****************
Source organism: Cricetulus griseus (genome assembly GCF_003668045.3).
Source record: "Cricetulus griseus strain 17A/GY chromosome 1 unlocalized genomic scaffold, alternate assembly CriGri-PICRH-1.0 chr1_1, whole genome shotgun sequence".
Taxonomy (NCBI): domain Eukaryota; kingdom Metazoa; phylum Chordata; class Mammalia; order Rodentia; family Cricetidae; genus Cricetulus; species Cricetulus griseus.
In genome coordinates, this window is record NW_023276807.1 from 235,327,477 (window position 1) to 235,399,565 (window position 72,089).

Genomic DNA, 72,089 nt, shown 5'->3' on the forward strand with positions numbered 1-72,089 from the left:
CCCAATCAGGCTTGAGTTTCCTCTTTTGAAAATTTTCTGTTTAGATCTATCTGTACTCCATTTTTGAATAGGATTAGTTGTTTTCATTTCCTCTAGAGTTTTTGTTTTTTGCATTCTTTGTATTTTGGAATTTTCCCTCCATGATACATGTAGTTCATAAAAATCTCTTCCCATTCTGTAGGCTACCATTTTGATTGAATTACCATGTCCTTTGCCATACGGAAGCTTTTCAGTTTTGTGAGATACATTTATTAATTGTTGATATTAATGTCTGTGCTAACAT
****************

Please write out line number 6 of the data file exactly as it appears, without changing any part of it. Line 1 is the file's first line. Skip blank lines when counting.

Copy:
CCCAATCAGGCTTGAGTTTCCTCTTTTGAAAATTTTCTGTTTAGATCTATCTGTACTCCATTTTTGAATAGGATTAGTTGTTTTCATTTCCTCTAGAGTTTTTGTTTTTTGCATTCTTTGTATTTTGGAATTTTCCCTCCATGATACATGTAGTTCATAAAAATCTCTTCCCATTCTGTAGGCTACCATTTTGATTGAATTACCATGTCCTTTGCCATACGGAAGCTTTTCAGTTTTGTGAGATACATTTATTAATTGTTGATATTAATGTCTGTGCTAACAT